Date of Award
Rock music, Music, Race, Prejudices, Civil rights, Cleveland (Ohio), Rock and roll, Music, Cleveland, Race, Prejudice, Civil rights
This thesis is a social and cultural history of young people, race relations, and rock and roll music in Cleveland between 1952 and 1966. It explores how the combination of de facto segregation and rock and roll shaped attitudes about race for those coming of age after the Second World War. Population changes during the Second Great Migration helped bring the sound of southern black music to northern cities like Cleveland, and provided fertile ground for rock and roll to flourish, and for racial prejudice to be confronted. Critics blamed the music for violence, juvenile delinquency, and sexual depravity, among other social problems. In reality, the music facilitated racial understanding, and gave black and white artists an outlet through which they could express their hopes and frustrations about their lives and communities. Through the years, the music provided a window into the lives of "the other" that young Americans in a segregated environment might not otherwise experience. The civil rights movement was already creating a national debate about race in American society, but when rock and roll took over the hearts and minds of teenagers across the country the public discourse reached another level. Original oral histories conducted with music fans, performers, and deejays as well as other Cleveland-specific primary sources provide the basis for my argument about rock and roll's black roots providing a cultural education for a generation of music fans, including those who adhered to the racial prejudice of their parents this cultural education also inspired fear in many adults for the change that a liberalization of racial views and sexual mores brought with it. Rock and roll was carried to the North with the Second Great Migration, and along with technological advances in radio and the recording industry, changed the way music was heard and how Americans perceived one another. As important as rock and roll was to young Americans, however, its influence would only go so far in changing racial attitudes and i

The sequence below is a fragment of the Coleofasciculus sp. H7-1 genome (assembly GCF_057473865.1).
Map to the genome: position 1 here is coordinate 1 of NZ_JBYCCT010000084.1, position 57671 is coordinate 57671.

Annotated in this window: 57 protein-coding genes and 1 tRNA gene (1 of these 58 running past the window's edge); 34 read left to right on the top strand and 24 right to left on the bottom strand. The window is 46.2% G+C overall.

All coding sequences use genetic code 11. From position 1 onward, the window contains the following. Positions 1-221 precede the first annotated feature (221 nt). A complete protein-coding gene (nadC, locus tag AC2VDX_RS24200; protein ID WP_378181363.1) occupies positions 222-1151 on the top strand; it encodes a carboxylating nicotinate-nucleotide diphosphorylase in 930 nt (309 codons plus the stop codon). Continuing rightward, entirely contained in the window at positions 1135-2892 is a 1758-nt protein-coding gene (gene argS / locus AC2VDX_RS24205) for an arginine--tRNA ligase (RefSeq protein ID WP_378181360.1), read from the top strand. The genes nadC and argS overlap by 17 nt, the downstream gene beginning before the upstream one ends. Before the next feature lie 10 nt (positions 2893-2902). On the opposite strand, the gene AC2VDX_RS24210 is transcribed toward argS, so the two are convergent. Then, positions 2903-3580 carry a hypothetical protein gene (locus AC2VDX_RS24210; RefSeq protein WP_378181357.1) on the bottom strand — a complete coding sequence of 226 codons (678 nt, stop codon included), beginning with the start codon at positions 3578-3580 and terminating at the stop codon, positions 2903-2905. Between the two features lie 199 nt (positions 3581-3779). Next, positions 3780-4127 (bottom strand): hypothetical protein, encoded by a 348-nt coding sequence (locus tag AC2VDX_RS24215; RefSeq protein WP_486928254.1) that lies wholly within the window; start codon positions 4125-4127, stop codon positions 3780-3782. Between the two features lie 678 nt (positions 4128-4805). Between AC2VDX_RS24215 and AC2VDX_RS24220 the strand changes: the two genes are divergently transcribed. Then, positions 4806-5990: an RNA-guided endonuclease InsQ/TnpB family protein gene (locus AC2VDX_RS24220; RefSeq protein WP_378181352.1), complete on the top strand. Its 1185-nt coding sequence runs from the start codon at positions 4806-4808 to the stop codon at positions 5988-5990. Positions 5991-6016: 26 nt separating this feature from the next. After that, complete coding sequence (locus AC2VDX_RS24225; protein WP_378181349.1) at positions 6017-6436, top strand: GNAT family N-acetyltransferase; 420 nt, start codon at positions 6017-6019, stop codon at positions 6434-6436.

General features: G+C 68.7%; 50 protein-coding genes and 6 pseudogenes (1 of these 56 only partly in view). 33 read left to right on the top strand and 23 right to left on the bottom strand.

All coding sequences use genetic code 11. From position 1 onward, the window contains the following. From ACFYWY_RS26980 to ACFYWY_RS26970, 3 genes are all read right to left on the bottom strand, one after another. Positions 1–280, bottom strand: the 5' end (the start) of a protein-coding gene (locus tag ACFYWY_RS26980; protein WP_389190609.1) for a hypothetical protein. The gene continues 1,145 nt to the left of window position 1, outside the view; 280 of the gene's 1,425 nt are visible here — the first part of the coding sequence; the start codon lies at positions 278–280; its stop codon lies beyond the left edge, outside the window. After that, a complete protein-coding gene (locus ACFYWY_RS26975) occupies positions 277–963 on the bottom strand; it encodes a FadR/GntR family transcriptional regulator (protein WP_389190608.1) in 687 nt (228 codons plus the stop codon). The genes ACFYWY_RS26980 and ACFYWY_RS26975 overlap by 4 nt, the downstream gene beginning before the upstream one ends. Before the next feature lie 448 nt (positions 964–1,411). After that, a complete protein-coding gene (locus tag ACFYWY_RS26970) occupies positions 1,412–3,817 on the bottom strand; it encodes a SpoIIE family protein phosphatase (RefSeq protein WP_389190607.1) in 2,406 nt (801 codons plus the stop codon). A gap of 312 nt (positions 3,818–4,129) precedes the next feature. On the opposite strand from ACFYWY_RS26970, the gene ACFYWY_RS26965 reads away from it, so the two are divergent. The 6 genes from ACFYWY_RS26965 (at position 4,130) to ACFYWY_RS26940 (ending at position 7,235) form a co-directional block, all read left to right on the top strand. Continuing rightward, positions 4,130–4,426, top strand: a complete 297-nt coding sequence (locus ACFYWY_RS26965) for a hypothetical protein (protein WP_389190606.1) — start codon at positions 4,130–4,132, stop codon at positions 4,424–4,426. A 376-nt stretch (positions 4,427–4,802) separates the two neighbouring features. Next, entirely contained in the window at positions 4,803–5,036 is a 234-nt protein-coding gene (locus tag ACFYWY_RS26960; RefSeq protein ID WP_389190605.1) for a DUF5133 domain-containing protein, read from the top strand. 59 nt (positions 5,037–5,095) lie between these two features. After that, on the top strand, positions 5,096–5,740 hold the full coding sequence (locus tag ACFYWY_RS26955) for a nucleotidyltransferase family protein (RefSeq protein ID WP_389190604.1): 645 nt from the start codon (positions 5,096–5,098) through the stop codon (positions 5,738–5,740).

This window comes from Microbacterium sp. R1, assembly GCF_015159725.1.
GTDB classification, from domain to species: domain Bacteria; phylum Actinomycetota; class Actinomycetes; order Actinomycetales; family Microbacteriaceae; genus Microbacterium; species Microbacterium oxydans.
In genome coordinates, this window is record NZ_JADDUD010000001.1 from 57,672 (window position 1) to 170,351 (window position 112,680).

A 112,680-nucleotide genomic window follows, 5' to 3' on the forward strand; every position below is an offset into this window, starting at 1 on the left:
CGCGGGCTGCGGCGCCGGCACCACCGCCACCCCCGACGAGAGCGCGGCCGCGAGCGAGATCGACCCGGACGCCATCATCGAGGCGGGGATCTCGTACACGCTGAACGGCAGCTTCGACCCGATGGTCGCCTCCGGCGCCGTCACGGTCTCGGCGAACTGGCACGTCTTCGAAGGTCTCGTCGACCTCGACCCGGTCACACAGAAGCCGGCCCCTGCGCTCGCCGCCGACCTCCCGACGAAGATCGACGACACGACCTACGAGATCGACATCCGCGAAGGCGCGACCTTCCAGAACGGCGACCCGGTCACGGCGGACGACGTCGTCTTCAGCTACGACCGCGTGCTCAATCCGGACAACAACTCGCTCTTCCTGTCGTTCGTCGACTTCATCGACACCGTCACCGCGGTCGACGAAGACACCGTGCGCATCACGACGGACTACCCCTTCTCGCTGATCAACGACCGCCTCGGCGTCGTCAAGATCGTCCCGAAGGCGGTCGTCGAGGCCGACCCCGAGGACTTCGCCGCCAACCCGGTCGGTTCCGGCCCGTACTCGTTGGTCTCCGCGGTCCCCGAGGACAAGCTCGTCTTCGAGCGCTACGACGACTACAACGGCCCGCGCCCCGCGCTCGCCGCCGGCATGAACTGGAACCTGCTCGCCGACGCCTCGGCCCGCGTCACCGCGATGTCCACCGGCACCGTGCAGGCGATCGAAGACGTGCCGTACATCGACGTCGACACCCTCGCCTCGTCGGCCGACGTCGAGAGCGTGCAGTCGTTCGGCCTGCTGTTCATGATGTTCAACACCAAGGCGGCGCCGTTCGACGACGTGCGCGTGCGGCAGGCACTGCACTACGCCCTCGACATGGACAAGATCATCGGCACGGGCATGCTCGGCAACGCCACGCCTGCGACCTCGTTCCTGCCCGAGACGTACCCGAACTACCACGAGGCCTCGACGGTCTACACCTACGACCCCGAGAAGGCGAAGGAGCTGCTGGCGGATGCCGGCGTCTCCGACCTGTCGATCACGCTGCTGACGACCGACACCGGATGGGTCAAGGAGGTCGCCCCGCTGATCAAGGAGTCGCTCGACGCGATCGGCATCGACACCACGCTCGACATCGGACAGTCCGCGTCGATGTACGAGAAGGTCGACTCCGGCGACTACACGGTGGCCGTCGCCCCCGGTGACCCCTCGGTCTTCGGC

Aritonovich, Dana, "The Only Common Thread: Race, Youth, and the Everyday Rebellion of Rock and Roll, Cleveland, Ohio, 1952-1966" (2010). ETD Archive. 714.